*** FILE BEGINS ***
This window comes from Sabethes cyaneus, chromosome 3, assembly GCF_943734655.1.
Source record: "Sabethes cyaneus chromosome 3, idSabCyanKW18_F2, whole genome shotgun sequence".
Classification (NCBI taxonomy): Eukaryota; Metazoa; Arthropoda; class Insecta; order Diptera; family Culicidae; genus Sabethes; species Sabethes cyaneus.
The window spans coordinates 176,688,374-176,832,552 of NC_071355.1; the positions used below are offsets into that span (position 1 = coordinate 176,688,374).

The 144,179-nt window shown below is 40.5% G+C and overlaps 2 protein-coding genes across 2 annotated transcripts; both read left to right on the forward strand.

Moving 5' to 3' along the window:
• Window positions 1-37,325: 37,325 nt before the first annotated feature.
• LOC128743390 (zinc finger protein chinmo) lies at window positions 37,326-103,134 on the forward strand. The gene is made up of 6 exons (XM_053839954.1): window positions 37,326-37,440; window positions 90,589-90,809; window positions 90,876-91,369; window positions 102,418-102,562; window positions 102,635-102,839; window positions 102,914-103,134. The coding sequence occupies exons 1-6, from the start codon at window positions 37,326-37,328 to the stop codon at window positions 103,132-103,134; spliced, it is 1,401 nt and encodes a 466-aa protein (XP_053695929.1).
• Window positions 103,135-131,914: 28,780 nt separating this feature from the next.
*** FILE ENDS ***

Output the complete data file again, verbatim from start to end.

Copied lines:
This window comes from Sabethes cyaneus, chromosome 3, assembly GCF_943734655.1.
Source record: "Sabethes cyaneus chromosome 3, idSabCyanKW18_F2, whole genome shotgun sequence".
Classification (NCBI taxonomy): Eukaryota; Metazoa; Arthropoda; class Insecta; order Diptera; family Culicidae; genus Sabethes; species Sabethes cyaneus.
The window spans coordinates 176,688,374-176,832,552 of NC_071355.1; the positions used below are offsets into that span (position 1 = coordinate 176,688,374).

The 144,179-nt window shown below is 40.5% G+C and overlaps 2 protein-coding genes across 2 annotated transcripts; both read left to right on the forward strand.

Moving 5' to 3' along the window:
• Window positions 1-37,325: 37,325 nt before the first annotated feature.
• LOC128743390 (zinc finger protein chinmo) lies at window positions 37,326-103,134 on the forward strand. The gene is made up of 6 exons (XM_053839954.1): window positions 37,326-37,440; window positions 90,589-90,809; window positions 90,876-91,369; window positions 102,418-102,562; window positions 102,635-102,839; window positions 102,914-103,134. The coding sequence occupies exons 1-6, from the start codon at window positions 37,326-37,328 to the stop codon at window positions 103,132-103,134; spliced, it is 1,401 nt and encodes a 466-aa protein (XP_053695929.1).
• Window positions 103,135-131,914: 28,780 nt separating this feature from the next.